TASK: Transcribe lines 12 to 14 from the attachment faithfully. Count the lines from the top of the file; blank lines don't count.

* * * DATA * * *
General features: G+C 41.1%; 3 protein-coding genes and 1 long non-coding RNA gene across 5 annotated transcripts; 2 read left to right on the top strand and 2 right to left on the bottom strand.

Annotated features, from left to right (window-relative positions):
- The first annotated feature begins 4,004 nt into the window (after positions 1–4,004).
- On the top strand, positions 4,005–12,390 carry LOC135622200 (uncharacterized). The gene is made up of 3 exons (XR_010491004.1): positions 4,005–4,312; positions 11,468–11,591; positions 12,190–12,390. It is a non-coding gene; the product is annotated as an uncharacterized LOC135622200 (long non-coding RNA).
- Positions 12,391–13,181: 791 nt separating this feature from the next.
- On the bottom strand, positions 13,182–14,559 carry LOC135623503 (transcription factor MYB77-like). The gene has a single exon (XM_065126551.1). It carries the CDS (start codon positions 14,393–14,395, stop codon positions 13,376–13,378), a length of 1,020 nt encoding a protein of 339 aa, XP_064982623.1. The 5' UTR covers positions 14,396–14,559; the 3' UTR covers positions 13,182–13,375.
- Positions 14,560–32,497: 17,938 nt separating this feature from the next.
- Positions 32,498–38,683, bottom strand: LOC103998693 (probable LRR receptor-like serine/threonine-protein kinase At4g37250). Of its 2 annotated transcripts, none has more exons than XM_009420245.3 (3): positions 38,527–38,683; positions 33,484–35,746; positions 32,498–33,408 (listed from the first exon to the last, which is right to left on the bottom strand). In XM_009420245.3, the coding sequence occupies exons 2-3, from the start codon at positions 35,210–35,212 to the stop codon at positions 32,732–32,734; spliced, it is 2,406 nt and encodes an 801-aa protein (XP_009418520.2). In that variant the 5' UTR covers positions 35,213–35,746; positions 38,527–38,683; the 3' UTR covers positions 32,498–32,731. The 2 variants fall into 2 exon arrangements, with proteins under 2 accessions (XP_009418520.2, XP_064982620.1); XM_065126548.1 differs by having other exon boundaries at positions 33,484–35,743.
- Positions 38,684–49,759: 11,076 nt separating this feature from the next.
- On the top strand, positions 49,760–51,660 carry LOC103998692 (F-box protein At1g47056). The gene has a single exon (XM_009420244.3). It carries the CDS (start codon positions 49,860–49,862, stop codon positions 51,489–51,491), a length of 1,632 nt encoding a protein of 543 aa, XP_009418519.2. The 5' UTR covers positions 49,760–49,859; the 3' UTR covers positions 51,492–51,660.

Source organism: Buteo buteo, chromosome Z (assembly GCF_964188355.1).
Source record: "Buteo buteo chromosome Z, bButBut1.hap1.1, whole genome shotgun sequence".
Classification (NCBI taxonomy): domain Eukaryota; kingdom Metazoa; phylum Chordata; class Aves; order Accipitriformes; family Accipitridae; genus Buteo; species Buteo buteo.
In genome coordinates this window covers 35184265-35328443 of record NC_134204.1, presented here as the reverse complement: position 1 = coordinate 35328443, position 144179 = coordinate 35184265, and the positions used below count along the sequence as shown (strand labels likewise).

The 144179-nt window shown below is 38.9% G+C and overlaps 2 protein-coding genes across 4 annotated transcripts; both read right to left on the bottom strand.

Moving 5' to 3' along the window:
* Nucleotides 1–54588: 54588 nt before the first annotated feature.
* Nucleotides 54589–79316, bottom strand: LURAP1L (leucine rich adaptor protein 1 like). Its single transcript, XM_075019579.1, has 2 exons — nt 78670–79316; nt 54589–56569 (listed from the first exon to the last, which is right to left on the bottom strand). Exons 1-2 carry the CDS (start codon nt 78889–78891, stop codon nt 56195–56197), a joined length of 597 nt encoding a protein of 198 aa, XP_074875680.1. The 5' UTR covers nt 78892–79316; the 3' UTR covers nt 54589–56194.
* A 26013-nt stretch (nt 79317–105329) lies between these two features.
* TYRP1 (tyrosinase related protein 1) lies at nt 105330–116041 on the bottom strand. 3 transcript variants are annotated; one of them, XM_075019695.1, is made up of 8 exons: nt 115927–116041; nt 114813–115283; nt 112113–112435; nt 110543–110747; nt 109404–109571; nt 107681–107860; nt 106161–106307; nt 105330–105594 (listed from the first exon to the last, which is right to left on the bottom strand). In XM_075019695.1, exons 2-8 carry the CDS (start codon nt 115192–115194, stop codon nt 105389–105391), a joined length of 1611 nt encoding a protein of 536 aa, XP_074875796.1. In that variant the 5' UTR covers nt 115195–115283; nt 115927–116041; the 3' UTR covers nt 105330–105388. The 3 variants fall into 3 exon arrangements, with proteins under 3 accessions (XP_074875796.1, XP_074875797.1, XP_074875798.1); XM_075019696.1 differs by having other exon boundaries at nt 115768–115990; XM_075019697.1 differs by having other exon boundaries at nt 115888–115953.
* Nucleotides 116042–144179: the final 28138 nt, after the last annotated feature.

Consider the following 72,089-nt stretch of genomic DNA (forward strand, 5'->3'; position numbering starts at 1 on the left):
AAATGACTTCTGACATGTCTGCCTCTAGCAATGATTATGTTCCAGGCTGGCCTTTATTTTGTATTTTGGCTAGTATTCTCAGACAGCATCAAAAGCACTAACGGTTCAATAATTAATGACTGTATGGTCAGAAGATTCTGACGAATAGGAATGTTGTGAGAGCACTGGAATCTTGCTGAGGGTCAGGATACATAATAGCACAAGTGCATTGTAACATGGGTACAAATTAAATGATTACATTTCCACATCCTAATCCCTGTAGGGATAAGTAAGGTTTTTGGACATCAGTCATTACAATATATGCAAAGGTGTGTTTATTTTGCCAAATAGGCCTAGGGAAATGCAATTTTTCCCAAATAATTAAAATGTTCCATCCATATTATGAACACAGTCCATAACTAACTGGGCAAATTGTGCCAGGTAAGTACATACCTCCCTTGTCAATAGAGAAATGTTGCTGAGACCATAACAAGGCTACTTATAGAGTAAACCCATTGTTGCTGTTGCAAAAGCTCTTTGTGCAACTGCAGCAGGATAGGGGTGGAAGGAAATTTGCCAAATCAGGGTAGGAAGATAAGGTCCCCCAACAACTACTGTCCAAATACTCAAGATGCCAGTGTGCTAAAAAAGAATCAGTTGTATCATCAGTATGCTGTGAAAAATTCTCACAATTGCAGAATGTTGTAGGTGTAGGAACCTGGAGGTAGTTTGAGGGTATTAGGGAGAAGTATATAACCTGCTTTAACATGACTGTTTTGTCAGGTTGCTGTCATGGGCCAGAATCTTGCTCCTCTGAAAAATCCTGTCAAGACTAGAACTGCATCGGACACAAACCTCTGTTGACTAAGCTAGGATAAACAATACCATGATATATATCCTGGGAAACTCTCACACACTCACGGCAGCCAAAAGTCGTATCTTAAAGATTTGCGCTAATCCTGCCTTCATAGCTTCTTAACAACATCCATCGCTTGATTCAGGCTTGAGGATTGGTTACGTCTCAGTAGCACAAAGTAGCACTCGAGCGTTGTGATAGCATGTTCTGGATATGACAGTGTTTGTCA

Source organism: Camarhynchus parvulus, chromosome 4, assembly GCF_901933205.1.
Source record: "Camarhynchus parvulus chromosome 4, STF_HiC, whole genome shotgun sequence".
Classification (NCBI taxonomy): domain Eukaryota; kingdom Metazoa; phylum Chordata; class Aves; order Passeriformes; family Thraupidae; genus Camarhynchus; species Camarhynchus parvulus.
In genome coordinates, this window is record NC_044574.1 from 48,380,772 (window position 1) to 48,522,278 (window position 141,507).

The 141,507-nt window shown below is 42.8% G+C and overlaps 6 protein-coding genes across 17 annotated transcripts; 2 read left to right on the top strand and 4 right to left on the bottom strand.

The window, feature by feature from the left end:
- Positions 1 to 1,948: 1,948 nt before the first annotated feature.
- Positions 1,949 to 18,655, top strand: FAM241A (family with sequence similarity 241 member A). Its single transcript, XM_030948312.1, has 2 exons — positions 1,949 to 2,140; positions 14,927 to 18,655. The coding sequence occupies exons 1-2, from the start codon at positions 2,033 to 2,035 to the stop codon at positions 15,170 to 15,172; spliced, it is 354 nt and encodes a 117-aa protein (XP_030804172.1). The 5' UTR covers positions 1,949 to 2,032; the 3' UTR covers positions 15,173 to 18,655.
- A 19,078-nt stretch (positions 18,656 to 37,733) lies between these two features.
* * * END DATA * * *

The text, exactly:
Source record: "Buteo buteo chromosome Z, bButBut1.hap1.1, whole genome shotgun sequence".
Classification (NCBI taxonomy): domain Eukaryota; kingdom Metazoa; phylum Chordata; class Aves; order Accipitriformes; family Accipitridae; genus Buteo; species Buteo buteo.
In genome coordinates this window covers 35184265-35328443 of record NC_134204.1, presented here as the reverse complement: position 1 = coordinate 35328443, position 144179 = coordinate 35184265, and the positions used below count along the sequence as shown (strand labels likewise).